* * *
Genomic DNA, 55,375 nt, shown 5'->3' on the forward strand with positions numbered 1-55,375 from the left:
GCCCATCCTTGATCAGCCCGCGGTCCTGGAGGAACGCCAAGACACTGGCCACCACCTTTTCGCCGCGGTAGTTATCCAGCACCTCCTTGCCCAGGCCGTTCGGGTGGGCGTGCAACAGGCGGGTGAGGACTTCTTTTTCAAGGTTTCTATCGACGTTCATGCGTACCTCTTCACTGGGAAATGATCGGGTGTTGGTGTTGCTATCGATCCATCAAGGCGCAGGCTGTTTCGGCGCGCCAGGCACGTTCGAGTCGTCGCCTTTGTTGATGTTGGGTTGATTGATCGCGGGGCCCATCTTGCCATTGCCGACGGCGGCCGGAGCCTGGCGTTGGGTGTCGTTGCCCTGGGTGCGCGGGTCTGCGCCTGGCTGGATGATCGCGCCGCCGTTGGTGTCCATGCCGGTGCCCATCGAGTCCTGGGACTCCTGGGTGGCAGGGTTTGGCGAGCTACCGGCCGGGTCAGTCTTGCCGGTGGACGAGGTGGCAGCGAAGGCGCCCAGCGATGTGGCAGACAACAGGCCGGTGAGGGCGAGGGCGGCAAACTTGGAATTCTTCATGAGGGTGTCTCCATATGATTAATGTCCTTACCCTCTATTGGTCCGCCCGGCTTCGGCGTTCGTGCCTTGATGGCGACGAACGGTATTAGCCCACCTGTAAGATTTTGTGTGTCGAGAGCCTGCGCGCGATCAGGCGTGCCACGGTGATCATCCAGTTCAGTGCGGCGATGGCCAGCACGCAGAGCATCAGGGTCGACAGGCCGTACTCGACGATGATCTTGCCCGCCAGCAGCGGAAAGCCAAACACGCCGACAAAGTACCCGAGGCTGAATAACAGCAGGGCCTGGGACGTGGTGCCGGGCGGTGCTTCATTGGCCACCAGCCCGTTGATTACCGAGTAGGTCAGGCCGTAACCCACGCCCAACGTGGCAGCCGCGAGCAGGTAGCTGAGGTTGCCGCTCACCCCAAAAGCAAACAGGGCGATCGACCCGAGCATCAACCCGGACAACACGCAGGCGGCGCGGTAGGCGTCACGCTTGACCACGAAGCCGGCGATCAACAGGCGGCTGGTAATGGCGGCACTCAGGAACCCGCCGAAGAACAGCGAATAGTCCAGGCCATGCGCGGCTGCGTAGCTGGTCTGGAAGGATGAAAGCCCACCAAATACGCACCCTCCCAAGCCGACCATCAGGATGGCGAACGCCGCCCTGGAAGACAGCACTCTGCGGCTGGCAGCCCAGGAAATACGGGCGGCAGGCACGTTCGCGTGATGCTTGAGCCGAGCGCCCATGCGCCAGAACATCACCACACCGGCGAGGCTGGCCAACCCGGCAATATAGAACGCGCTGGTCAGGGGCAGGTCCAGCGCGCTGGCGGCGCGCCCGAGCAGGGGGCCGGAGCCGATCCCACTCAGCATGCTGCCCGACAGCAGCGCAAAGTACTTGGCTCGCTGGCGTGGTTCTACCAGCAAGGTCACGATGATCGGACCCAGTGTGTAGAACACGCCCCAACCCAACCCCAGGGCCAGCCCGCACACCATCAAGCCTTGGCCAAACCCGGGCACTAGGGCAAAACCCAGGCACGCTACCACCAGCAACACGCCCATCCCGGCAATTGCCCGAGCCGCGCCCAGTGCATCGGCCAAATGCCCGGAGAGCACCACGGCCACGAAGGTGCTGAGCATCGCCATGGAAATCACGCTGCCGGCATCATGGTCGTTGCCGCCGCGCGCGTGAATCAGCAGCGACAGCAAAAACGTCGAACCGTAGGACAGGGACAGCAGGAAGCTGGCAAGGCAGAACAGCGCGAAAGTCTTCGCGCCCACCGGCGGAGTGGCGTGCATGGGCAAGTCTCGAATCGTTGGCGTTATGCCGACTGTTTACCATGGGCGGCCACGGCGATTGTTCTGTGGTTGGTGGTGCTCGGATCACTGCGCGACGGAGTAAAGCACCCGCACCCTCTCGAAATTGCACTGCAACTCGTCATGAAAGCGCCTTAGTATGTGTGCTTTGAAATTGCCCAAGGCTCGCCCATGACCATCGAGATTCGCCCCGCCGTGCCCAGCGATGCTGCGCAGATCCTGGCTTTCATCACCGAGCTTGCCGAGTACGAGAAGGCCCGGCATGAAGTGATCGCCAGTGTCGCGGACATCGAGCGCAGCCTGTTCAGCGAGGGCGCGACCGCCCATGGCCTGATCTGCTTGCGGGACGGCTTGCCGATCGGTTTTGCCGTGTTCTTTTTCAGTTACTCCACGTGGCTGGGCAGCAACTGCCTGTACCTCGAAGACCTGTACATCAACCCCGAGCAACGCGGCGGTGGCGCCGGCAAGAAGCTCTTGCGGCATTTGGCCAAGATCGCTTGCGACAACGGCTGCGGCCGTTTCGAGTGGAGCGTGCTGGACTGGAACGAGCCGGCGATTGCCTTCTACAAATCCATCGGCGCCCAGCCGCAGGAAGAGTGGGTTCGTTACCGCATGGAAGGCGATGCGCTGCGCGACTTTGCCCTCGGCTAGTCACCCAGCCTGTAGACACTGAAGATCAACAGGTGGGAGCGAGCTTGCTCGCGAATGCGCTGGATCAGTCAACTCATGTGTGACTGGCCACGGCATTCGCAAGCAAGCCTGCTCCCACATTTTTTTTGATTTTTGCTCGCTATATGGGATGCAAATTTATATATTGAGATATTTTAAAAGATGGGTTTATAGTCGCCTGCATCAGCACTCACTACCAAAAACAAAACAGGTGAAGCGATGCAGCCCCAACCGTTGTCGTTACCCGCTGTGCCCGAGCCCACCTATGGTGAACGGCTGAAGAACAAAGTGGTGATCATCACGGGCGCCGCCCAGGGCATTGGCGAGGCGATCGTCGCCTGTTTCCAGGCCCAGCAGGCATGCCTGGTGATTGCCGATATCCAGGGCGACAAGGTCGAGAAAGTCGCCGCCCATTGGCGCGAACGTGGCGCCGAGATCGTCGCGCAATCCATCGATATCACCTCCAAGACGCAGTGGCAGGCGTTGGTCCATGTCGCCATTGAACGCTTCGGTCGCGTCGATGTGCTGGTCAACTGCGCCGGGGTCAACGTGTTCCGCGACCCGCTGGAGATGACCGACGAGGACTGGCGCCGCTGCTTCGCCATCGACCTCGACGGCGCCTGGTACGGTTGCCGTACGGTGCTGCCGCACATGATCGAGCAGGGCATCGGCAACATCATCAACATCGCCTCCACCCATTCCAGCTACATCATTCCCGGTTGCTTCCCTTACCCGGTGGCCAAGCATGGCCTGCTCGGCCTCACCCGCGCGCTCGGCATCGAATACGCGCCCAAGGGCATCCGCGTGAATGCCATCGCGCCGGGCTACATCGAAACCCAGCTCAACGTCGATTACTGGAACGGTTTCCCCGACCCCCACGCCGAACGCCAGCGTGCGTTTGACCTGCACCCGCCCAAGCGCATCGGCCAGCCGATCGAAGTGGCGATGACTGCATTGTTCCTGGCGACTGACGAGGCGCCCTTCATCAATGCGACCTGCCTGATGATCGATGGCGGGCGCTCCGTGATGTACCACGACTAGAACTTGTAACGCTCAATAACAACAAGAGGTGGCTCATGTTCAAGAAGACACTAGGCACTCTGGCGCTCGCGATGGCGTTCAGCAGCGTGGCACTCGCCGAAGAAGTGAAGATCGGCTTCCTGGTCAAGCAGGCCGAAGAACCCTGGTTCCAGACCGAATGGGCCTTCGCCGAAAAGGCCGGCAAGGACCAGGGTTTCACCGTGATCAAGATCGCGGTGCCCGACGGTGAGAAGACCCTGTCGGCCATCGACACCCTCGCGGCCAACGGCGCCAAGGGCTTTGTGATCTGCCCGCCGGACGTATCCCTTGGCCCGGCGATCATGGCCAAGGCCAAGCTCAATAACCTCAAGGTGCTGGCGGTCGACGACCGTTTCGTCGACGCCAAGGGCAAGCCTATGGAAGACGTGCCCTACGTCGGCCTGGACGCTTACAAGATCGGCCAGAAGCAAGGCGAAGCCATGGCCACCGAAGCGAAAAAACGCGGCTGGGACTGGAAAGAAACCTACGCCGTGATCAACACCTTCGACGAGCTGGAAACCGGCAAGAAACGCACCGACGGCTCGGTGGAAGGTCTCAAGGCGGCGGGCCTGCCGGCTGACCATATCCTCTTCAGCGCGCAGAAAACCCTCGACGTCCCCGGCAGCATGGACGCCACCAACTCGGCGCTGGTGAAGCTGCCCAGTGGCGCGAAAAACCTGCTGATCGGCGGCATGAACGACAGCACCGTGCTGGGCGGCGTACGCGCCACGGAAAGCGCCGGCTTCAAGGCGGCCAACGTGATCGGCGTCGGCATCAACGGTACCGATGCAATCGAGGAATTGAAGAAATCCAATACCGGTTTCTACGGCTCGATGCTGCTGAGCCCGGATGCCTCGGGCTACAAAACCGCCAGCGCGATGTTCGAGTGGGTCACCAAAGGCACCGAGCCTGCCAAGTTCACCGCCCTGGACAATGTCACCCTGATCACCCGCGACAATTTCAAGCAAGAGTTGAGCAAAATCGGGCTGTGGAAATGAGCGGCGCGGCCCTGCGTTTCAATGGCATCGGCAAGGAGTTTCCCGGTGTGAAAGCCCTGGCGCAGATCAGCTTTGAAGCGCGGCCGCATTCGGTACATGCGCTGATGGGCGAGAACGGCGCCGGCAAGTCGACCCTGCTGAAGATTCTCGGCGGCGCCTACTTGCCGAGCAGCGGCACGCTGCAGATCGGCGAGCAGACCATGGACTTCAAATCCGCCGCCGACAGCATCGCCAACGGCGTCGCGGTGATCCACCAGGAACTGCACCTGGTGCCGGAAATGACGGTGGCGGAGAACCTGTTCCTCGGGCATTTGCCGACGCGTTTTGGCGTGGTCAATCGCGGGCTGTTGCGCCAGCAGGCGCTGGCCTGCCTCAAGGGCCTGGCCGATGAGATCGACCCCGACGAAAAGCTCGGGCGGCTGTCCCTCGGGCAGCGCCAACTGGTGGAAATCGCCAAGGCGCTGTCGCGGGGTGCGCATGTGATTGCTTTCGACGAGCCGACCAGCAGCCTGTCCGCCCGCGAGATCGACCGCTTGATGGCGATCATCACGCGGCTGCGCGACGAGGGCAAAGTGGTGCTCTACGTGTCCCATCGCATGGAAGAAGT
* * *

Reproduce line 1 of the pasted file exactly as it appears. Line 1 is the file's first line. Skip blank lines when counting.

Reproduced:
Genomic DNA, 55,375 nt, shown 5'->3' on the forward strand with positions numbered 1-55,375 from the left: